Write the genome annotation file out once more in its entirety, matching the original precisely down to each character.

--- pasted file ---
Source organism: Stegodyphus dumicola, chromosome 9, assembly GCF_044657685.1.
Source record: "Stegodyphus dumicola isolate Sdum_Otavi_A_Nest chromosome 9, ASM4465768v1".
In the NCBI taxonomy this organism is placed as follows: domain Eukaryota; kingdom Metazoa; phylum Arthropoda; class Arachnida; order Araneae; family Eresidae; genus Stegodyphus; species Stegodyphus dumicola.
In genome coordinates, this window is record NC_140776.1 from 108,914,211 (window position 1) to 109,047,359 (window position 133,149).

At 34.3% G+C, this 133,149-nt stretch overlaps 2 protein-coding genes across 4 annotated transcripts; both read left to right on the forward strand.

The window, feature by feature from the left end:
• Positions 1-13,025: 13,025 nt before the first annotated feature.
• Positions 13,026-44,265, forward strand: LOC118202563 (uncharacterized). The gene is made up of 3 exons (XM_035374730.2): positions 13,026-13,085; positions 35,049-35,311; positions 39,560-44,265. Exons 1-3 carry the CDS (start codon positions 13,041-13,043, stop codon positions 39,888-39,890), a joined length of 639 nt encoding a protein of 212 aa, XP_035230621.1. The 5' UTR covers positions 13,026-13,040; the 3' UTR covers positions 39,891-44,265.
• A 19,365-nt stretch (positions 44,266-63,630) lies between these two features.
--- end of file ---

Source organism: Stegodyphus dumicola, chromosome 9, assembly GCF_044657685.1.
Source record: "Stegodyphus dumicola isolate Sdum_Otavi_A_Nest chromosome 9, ASM4465768v1".
In the NCBI taxonomy this organism is placed as follows: domain Eukaryota; kingdom Metazoa; phylum Arthropoda; class Arachnida; order Araneae; family Eresidae; genus Stegodyphus; species Stegodyphus dumicola.
In genome coordinates, this window is record NC_140776.1 from 108,914,211 (window position 1) to 109,047,359 (window position 133,149).

At 34.3% G+C, this 133,149-nt stretch overlaps 2 protein-coding genes across 4 annotated transcripts; both read left to right on the forward strand.

The window, feature by feature from the left end:
• Positions 1-13,025: 13,025 nt before the first annotated feature.
• Positions 13,026-44,265, forward strand: LOC118202563 (uncharacterized). The gene is made up of 3 exons (XM_035374730.2): positions 13,026-13,085; positions 35,049-35,311; positions 39,560-44,265. Exons 1-3 carry the CDS (start codon positions 13,041-13,043, stop codon positions 39,888-39,890), a joined length of 639 nt encoding a protein of 212 aa, XP_035230621.1. The 5' UTR covers positions 13,026-13,040; the 3' UTR covers positions 39,891-44,265.
• A 19,365-nt stretch (positions 44,266-63,630) lies between these two features.